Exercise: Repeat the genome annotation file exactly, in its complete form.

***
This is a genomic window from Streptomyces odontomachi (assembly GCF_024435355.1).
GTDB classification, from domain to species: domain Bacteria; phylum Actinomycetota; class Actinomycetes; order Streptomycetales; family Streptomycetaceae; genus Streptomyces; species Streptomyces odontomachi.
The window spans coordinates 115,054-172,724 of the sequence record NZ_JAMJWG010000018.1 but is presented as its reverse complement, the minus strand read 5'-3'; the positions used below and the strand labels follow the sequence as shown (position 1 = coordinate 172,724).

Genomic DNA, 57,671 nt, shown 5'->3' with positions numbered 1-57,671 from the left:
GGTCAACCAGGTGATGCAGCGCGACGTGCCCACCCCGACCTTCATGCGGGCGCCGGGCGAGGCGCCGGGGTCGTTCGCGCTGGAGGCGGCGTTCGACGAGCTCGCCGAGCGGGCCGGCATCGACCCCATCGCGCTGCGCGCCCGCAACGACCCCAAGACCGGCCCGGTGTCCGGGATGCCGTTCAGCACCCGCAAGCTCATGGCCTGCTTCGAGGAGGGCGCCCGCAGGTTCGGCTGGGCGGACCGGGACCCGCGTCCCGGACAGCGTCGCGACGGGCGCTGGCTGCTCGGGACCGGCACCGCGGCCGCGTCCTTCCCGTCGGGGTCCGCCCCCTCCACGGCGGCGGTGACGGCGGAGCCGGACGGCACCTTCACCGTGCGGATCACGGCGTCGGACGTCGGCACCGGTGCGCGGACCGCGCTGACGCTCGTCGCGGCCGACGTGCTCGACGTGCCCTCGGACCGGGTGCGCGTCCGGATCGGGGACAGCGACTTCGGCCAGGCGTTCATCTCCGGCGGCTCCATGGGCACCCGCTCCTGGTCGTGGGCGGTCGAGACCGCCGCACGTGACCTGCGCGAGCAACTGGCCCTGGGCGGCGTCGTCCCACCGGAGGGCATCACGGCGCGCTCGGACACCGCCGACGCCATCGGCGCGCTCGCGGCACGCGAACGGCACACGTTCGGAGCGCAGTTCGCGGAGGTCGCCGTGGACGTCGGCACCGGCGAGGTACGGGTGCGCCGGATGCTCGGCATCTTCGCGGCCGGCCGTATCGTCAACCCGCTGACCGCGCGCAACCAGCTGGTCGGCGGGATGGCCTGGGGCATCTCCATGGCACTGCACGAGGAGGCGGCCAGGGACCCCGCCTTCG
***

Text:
This is a genomic window from Streptomyces odontomachi (assembly GCF_024435355.1).
GTDB classification, from domain to species: domain Bacteria; phylum Actinomycetota; class Actinomycetes; order Streptomycetales; family Streptomycetaceae; genus Streptomyces; species Streptomyces odontomachi.
The window spans coordinates 115,054-172,724 of the sequence record NZ_JAMJWG010000018.1 but is presented as its reverse complement, the minus strand read 5'-3'; the positions used below and the strand labels follow the sequence as shown (position 1 = coordinate 172,724).

Genomic DNA, 57,671 nt, shown 5'->3' with positions numbered 1-57,671 from the left:
GGTCAACCAGGTGATGCAGCGCGACGTGCCCACCCCGACCTTCATGCGGGCGCCGGGCGAGGCGCCGGGGTCGTTCGCGCTGGAGGCGGCGTTCGACGAGCTCGCCGAGCGGGCCGGCATCGACCCCATCGCGCTGCGCGCCCGCAACGACCCCAAGACCGGCCCGGTGTCCGGGATGCCGTTCAGCACCCGCAAGCTCATGGCCTGCTTCGAGGAGGGCGCCCGCAGGTTCGGCTGGGCGGACCGGGACCCGCGTCCCGGACAGCGTCGCGACGGGCGCTGGCTGCTCGGGACCGGCACCGCGGCCGCGTCCTTCCCGTCGGGGTCCGCCCCCTCCACGGCGGCGGTGACGGCGGAGCCGGACGGCACCTTCACCGTGCGGATCACGGCGTCGGACGTCGGCACCGGTGCGCGGACCGCGCTGACGCTCGTCGCGGCCGACGTGCTCGACGTGCCCTCGGACCGGGTGCGCGTCCGGATCGGGGACAGCGACTTCGGCCAGGCGTTCATCTCCGGCGGCTCCATGGGCACCCGCTCCTGGTCGTGGGCGGTCGAGACCGCCGCACGTGACCTGCGCGAGCAACTGGCCCTGGGCGGCGTCGTCCCACCGGAGGGCATCACGGCGCGCTCGGACACCGCCGACGCCATCGGCGCGCTCGCGGCACGCGAACGGCACACGTTCGGAGCGCAGTTCGCGGAGGTCGCCGTGGACGTCGGCACCGGCGAGGTACGGGTGCGCCGGATGCTCGGCATCTTCGCGGCCGGCCGTATCGTCAACCCGCTGACCGCGCGCAACCAGCTGGTCGGCGGGATGGCCTGGGGCATCTCCATGGCACTGCACGAGGAGGCGGCCAGGGACCCCGCCTTCG